Knowledge Area BEPs: Community Development Principles


Water programs rely on communication and diffusion methods to get the word out and to build skills for change. When educators apply these techniques in a community development context, they help to build an infrastructure for change that is sustainable, equitable, and empowering. An integrated effort is more likely to enhance a community’s environmental policy capacity, or the community’s ability to engage in collective action that secures environmental public goods and services (NRC, pp. 161, 187).

At the most general level, community development definitions incorporate an underlying theme relating to the betterment of people. Most define community development as people initiating a social action process to improve their situation through a variety of methods such as self-help, technical assistance, and conflict. Successful community development efforts incorporate problem-solving to generate action; community building to establish broad ownership for that action; and systems interaction to give necessary direction to the action.

Problem solving generally refers to a systematic approach to identifying needs, establishing shared goals and objectives, and working collectively toward the successful implementation of an agreed upon agenda. Both the process and the outcome are important. The process is important in terms of empowering the people involved to successfully embrace change and enhance their ability to deal with both the immediate issue and future situations. The outcome is important in that particular issues are successfully addressed.


  • Participation comes from a broad cross-section of the community.
  • Deliberations are made on the basis of well-informed participation.
  • Decisions are the result of consensus or democratic majority rule decision-making.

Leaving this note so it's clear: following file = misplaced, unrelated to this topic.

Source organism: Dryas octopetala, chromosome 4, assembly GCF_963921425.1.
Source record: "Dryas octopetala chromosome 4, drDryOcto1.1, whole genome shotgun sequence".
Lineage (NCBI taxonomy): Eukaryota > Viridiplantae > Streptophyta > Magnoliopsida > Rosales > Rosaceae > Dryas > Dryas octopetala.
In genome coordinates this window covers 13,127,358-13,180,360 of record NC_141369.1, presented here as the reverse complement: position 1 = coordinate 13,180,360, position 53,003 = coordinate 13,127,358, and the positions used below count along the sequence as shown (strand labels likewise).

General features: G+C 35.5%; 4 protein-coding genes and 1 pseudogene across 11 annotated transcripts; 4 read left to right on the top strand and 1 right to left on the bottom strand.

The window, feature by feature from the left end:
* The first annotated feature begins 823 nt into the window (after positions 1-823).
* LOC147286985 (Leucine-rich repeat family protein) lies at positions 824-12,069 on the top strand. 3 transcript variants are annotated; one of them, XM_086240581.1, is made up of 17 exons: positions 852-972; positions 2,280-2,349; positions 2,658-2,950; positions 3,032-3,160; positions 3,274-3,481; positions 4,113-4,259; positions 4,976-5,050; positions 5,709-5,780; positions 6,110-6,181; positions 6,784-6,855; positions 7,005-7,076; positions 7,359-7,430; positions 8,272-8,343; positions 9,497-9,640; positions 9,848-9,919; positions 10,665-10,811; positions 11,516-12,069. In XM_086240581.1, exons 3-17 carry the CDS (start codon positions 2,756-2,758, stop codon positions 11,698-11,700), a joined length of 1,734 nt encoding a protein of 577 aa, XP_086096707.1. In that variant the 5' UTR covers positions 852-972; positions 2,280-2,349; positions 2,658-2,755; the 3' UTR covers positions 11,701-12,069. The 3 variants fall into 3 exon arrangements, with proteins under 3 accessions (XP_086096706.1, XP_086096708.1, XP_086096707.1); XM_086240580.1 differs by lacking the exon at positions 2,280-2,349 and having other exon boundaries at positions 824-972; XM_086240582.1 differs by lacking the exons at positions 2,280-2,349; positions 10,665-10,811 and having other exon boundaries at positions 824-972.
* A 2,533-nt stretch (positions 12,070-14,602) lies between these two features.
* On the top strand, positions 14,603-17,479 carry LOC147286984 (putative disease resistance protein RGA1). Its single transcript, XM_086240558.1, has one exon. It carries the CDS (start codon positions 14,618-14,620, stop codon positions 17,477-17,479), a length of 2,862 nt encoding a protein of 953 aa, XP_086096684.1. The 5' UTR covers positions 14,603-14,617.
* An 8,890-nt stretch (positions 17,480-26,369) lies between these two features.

• The process purposefully fosters group building, leadership development and capacity building as an essential element, while striving to successfully address a substantive issue as well.
  • Processes are largely focused on a purposeful and systematic approach to addressing a local concern(s).
  • Community issues or problems are investigated holistically, linking issues and appreciating the complexities of the community in assessing and resolving the issue.
  • Processes are flexible and not rigidly structured to only deal with an initial concern.
  • Processes have a strong reliance on professional staff facilitation and coordination.
  • Processes are characterized as being locally initiated and entrepreneurial, although some efforts may be championed by community colleges, state extension programs, or state or regional agencies furthering programmatic agendas.


Andrews, E, 1998. An EPA/USDA Partnership to Support Community-Based Education: Discussion Paper. EPA 910-R-98-008, US Environmental Protection Agency, Region 10.

National Research Council. 2002. New Tools for Environmental Protection: Education, Information, and Voluntary Measures. Committee on the Human Dimensions of Global Change. T. Dietz and P. C. Stern, eds. Division of Behavioral and social Sciences and Education. Washington, DC: National Academy Press.


*Adapted from Andrews (1998); based on a background paper prepared by Greg Wise.